Drugs & Aging

, Volume 21, Issue 6, pp 405–414 | Cite as

Cardiovascular Safety of β2-Adrenoceptor Agonist Use in Patients with Obstructive Airway Disease

A Systematic Review
Original Research Article



β2-Adrenoceptor agonists have been used as bronchodilators in the management of asthma and chronic obstructive pulmonary disease (COPD); however, there is evidence suggesting that β2-adrenoceptor agonist use may increase morbidity and mortality.


A systematic review of case-control studies and randomised controlled trials was performed to evaluate the cardiovascular safety of β2-adrenoceptor agonist use in patients with obstructive airway disease, defined as asthma or COPD.


Case-control studies have shown that β2-adrenoceptor agonist use is associated with an increased risk of myocardial infarction, congestive heart failure, cardiac arrest and sudden cardiac death. The degree of risk appears to be dose-dependent, and may be highest for new users and those with concomitant cardiac conditions. Pooled data from randomised placebo-controlled trials indicate that β2-adrenoceptor agonist use increases the risk of adverse cardiovascular events by more than 2-fold compared with placebo, thus providing evidence that the association seen in case-control studies is a causal one. Single doses of β2-adrenoceptor agonists significantly increase heart rate and decrease potassium concentrations compared with placebo.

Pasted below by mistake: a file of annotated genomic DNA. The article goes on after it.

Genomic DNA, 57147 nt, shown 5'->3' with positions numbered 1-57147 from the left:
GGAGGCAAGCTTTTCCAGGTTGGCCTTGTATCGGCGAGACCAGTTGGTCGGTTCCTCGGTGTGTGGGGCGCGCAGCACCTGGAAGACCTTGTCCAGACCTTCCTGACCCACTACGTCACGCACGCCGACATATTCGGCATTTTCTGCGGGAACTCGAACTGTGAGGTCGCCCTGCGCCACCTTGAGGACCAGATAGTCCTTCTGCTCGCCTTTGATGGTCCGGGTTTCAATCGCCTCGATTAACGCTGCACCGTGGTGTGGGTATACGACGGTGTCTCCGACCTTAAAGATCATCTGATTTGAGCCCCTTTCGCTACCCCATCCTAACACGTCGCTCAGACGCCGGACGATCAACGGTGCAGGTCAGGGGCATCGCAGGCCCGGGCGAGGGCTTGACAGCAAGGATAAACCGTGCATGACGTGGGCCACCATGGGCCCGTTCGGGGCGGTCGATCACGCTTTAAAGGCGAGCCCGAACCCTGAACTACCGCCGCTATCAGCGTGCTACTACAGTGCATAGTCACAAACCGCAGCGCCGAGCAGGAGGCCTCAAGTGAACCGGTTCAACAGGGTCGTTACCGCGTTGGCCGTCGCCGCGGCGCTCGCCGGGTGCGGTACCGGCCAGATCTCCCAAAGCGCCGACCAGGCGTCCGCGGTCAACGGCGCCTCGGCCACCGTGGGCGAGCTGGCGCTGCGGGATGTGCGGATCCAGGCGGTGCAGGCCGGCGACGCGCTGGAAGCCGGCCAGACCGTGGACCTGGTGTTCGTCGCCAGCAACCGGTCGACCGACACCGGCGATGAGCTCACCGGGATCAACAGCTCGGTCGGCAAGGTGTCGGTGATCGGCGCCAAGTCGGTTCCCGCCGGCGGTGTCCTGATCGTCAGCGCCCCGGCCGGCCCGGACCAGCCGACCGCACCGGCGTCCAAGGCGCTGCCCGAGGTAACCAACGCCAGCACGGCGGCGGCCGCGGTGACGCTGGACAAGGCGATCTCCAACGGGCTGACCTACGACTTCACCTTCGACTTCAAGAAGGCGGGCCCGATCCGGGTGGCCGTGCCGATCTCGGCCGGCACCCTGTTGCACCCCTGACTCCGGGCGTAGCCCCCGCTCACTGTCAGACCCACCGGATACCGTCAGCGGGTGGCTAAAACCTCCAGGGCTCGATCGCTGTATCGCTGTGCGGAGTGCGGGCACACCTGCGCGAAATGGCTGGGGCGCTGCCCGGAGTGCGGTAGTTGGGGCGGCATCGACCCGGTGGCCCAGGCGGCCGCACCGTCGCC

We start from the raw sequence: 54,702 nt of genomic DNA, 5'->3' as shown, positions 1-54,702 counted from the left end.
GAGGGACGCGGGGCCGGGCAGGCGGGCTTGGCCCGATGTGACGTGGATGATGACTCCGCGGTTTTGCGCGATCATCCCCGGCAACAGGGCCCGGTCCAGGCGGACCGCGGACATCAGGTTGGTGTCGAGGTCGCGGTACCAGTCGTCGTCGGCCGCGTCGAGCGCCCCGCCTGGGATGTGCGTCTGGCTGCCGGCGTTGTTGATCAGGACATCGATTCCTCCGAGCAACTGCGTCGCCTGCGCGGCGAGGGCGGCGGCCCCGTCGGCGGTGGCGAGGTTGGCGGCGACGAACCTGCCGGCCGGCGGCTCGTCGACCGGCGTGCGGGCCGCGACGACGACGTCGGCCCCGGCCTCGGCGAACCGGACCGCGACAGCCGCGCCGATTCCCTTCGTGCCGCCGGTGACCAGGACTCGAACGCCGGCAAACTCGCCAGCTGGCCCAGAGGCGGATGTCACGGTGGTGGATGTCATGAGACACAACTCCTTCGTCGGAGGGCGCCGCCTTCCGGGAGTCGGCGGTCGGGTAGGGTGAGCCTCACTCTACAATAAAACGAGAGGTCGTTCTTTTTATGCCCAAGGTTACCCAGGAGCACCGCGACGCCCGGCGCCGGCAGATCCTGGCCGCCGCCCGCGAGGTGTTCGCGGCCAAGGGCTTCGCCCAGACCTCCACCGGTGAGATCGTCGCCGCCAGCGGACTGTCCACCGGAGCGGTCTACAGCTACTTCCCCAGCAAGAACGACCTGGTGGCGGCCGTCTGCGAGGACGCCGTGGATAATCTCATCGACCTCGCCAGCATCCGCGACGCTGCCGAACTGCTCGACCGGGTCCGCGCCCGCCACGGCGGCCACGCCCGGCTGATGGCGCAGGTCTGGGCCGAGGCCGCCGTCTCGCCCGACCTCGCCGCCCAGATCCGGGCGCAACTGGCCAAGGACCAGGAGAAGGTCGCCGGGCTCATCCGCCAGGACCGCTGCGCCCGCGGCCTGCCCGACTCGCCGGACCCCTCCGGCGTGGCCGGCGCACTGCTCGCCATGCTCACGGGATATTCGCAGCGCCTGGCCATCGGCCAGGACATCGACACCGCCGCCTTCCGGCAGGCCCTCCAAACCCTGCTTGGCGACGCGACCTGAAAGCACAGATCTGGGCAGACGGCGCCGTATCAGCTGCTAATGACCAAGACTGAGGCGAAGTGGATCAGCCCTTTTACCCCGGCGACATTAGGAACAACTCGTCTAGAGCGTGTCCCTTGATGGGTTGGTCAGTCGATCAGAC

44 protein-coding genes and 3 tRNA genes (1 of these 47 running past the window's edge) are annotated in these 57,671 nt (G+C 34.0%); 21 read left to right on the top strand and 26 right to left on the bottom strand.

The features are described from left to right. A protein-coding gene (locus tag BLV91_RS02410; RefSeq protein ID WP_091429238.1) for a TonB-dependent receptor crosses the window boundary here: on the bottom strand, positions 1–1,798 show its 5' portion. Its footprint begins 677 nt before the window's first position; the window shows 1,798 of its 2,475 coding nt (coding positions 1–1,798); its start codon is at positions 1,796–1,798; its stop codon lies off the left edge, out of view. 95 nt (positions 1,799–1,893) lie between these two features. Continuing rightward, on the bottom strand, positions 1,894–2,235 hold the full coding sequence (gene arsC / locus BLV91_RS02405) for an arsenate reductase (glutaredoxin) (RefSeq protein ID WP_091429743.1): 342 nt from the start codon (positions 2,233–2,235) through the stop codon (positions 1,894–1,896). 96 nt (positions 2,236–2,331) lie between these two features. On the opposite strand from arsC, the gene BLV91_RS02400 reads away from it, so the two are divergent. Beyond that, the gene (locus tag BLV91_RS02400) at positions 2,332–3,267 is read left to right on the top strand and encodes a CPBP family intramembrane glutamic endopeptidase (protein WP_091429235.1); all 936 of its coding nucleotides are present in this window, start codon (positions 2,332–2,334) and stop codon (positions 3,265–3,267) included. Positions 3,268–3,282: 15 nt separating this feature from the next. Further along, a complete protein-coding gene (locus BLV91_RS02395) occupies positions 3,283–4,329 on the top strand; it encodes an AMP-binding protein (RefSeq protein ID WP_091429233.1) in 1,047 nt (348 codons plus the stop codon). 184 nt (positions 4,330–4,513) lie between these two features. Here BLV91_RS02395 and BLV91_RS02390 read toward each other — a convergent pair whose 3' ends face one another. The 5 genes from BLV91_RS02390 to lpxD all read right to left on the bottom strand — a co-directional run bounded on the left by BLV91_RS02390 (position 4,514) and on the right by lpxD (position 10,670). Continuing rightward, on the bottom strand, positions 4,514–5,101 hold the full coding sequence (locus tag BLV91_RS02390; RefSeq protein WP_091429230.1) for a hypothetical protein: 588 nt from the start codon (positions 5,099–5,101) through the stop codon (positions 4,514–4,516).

Initiation of β2-adrenoceptor agonist treatment increases heart rate and decreases potassium concentrations, while continued use may increase the risk of adverse cardiovascular events. It could be through these effects of β-adrenergic stimulation that β2-adrenoceptor agonists may induce ischaemia, congestive heart failure, arrhythmias and sudden cardiac death. In addition to increasing adverse cardiovascular events, β2-adrenoceptor agonist use may induce respiratory tolerance and increase the risk of asthma attacks. It is not clear whether β2-adrenoceptor agonists should be used regularly in the treatment of obstructive airway disease, with or without concomitant cardiovascular disease.


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© Adis Data Information BV 2004

Authors and Affiliations

  1. 1.Stanford University School of MedicineStanfordUSA
  2. 2.Santa Clara Valley Medical CenterSan JoseUSA

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